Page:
Researchers at Dana-Farber Cancer Institute and Baylor College of Medicine report in the Aug. 17 issue of Cell that they have used a small molecule compound to generate reversible birth control in male mice.
The compound, called JQ1, penetrates the blood-testis boundary to disrupt spermatogenesis, the process by which sperm develop to become mature sperm. The result is a decrease in the number and quality of sperm. The study showed that normal sperm production resumed when JQ1 was discontinued, and JQ1 did not affect testosterone production, mating behavior, or the health of offspring conceived after JQ1 use.
“Our findings demonstrate that, when given to rodents, this compound produces a rapid and reversible decrease in sperm count and mobility with profound effects on fertility,” said Dana-Farber’s James Bradner, MD, the paper’s senior author.
Martin Matzuk, MD, PhD, of Baylor College of Medicine, is the paper’s first author.
JQ1 was originally synthesized at Dana-Farber to block BRD4, a cancer-causing gene. Named for the lead chemist, Jun Qi, PhD, in the Bradner laboratory, JQ1 has proven effective in models of lung cancer and in several blood cancers including leukemia and multiple myeloma. During the past two years, the Bradner group has provided JQ1 without charge to more than 350 laboratories around the world.
The Dana-Farber/Baylor collaboration started when Bradner told Matzuk that he was testing JQ1 as an inhibitor of a member of a family of bromodomain proteins, and he wanted to know whether JQ1 would have an effect on a spermatogenic-specific member of that family called BRDT. This question was based on earlier research from Debra Wolgemuth, PhD, and her group at Columbia University that revealed that mice lacking BRDT were infertile.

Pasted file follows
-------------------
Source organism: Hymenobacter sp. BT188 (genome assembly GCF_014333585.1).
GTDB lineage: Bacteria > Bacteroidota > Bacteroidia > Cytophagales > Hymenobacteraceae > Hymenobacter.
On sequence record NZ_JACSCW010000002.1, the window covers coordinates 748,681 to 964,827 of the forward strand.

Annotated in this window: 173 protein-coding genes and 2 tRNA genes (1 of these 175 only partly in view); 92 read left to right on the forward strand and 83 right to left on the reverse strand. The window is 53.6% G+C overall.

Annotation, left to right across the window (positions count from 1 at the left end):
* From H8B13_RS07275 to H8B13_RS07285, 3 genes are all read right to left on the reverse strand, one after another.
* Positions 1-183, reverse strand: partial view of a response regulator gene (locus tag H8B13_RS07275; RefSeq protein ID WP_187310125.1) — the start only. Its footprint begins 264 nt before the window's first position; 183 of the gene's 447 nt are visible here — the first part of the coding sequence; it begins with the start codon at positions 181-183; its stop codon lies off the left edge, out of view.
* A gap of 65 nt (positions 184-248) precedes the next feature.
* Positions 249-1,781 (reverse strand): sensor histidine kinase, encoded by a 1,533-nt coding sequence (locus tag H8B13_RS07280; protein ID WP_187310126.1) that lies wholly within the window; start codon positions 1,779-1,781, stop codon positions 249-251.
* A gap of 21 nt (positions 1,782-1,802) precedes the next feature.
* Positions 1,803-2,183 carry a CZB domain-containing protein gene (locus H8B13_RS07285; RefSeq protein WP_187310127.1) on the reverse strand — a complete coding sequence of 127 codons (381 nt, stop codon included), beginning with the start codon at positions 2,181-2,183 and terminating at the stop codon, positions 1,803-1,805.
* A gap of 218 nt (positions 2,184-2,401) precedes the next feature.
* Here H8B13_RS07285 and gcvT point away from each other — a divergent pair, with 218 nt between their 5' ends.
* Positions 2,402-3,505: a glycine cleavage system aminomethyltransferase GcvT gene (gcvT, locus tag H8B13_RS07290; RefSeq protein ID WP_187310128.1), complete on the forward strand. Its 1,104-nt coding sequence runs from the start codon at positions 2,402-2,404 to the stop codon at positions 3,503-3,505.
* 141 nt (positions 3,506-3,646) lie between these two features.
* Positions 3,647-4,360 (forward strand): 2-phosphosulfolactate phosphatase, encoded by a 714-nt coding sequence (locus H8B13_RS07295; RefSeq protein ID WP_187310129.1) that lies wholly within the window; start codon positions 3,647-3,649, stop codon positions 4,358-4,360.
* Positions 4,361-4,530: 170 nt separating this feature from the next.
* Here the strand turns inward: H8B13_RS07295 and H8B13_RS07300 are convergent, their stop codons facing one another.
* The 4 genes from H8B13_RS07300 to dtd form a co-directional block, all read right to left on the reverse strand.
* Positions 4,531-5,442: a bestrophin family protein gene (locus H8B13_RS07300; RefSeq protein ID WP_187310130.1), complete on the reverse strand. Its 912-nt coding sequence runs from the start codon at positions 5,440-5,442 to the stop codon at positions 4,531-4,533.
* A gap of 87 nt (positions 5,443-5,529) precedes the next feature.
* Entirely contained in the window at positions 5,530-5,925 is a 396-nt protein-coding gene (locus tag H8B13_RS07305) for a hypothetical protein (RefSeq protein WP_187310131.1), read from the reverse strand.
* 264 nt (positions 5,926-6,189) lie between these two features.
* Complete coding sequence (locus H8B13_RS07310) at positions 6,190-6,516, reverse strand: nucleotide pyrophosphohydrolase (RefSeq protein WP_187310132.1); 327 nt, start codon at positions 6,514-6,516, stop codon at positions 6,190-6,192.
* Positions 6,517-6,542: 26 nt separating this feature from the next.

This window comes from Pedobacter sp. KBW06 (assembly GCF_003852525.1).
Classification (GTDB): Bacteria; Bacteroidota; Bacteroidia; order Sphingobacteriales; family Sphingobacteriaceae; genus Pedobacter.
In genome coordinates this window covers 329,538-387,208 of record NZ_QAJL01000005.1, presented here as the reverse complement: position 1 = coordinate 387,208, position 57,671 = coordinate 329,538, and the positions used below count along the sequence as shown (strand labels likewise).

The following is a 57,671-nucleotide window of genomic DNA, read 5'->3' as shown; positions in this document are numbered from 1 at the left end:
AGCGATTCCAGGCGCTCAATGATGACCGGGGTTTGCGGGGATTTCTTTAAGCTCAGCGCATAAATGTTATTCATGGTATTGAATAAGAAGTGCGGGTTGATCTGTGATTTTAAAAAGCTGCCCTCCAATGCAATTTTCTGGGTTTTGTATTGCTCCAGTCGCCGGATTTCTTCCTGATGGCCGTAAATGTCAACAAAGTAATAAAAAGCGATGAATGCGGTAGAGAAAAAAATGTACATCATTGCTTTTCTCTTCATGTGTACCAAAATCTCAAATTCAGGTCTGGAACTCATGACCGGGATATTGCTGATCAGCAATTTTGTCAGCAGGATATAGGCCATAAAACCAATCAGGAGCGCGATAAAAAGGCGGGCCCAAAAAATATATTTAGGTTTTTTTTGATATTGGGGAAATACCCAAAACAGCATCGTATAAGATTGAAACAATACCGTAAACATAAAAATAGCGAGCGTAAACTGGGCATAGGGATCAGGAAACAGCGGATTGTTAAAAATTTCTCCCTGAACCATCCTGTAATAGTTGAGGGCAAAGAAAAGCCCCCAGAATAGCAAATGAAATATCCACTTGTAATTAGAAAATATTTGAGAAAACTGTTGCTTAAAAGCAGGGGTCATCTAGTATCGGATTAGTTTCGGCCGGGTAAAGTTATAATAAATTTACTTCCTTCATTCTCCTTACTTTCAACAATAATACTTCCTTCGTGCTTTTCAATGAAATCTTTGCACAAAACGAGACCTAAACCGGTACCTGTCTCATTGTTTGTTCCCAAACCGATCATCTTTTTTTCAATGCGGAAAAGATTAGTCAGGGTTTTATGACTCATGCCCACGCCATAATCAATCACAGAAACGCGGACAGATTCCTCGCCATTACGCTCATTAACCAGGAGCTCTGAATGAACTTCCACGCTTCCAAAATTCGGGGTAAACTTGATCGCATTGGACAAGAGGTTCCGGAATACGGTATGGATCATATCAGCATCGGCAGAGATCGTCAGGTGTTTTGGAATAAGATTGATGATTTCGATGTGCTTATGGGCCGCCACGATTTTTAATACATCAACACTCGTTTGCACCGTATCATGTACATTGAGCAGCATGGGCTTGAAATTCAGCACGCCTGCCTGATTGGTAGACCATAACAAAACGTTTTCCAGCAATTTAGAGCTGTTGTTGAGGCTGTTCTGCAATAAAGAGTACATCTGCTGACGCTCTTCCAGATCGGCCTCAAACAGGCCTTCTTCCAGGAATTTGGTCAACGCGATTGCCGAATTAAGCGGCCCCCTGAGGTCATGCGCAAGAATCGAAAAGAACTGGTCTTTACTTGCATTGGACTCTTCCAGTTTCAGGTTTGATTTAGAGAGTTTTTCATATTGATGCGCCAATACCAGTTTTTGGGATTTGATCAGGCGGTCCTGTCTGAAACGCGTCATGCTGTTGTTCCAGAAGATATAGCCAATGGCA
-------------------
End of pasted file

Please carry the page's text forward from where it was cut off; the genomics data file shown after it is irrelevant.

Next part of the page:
BRDT is involved in the chromatin remodeling process during the generation of sperm in the testis. Chromatin is the combination of DNA and proteins that make up the contents of the nucleus of a cell. It is “remodeled” to give the proteins that regulate how genes act access to the genetic material.
JQ1 subverts that process by binding to a pocket of BRDT that is necessary for chromatin remodeling to take place. In doing this, JQ1 blocks the normal process by which sperm are made, thereby reducing production and quality of the sperm. Using JQ1 provided by Bradner, Matzuk and his group injected mice with the compound in solution and evaluated the effect. The mice that received JQ1 had lower sperm counts, and their sperm were less mobile than those of mice who had not received the molecule. This rendered the JQ1-treated mice infertile.
“These findings suggest that a reversible, oral male contraceptive may be possible,” said Bradner, who is also on faculty at Harvard Medical School and the Broad Institute. “While we will be conducting more research to see if we can build on our current findings, JQ1 shows initial promise as a lead compound for male contraception.”
In addition to Bradner and Matzuk, others who contributed are Michael R. McKeown, Madeleine E. Lemieux, PhD, and Jun Qi, PhD of Dana-Farber; Panagis Filippakopoulos, PhD, Sarah Picaud, PhD, and Stefan Knapp, PhD, of the University of Oxford in the UK; Qinglei Li, MD, PhD, of Texas A&M University in College Station; Lang Ma, PhD, and Julio E. Agno of Baylor College of Medicine; and Richard N. Yu, MD, PhD, of Boston Children’s Hospital.
These studies were supported, in part, by the Eunice Kennedy Shriver National Institute of Child Health and Human Development (U01-HD060496); the Burroughs Wellcome Fund; the National Institutes of Health (K08CA128972), the Smith Family Foundation, and Damon-Runyon Cancer Research Foundation.
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